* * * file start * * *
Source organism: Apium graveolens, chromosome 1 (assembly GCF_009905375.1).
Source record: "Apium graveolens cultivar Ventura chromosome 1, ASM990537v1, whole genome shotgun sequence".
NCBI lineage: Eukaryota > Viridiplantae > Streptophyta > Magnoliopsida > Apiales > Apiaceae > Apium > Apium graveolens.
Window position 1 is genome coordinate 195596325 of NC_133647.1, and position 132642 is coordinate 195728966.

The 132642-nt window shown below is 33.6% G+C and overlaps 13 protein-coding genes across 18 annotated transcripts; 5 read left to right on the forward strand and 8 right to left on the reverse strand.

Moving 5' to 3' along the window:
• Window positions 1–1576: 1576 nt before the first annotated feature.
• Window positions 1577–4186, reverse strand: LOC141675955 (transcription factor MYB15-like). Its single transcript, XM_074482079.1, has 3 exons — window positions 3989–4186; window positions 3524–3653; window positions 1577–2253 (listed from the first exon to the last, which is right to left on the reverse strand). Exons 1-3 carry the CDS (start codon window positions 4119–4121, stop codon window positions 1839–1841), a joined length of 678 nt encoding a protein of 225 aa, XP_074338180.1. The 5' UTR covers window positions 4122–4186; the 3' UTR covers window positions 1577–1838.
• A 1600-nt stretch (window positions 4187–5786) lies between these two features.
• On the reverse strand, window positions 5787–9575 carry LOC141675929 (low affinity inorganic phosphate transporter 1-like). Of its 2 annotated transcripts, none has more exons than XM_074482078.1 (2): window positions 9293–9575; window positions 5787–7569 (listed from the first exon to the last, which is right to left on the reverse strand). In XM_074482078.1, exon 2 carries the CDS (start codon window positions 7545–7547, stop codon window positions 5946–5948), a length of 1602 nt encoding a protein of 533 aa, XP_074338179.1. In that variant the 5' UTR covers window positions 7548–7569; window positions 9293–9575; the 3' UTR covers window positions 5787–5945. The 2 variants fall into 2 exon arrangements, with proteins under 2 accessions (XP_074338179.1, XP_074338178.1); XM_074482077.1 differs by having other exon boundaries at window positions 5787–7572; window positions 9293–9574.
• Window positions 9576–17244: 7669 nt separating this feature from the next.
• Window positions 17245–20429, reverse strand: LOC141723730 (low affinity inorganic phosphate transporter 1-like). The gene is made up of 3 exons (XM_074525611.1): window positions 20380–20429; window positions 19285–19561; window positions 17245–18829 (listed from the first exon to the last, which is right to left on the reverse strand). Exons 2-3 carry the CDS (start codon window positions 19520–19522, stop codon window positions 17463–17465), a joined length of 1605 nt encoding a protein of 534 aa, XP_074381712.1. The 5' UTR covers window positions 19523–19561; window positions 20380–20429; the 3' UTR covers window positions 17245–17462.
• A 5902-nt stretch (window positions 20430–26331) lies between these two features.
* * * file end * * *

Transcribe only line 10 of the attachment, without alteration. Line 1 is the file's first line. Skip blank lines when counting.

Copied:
• On the reverse strand, window positions 5787–9575 carry LOC141675929 (low affinity inorganic phosphate transporter 1-like). Of its 2 annotated transcripts, none has more exons than XM_074482078.1 (2): window positions 9293–9575; window positions 5787–7569 (listed from the first exon to the last, which is right to left on the reverse strand). In XM_074482078.1, exon 2 carries the CDS (start codon window positions 7545–7547, stop codon window positions 5946–5948), a length of 1602 nt encoding a protein of 533 aa, XP_074338179.1. In that variant the 5' UTR covers window positions 7548–7569; window positions 9293–9575; the 3' UTR covers window positions 5787–5945. The 2 variants fall into 2 exon arrangements, with proteins under 2 accessions (XP_074338179.1, XP_074338178.1); XM_074482077.1 differs by having other exon boundaries at window positions 5787–7572; window positions 9293–9574.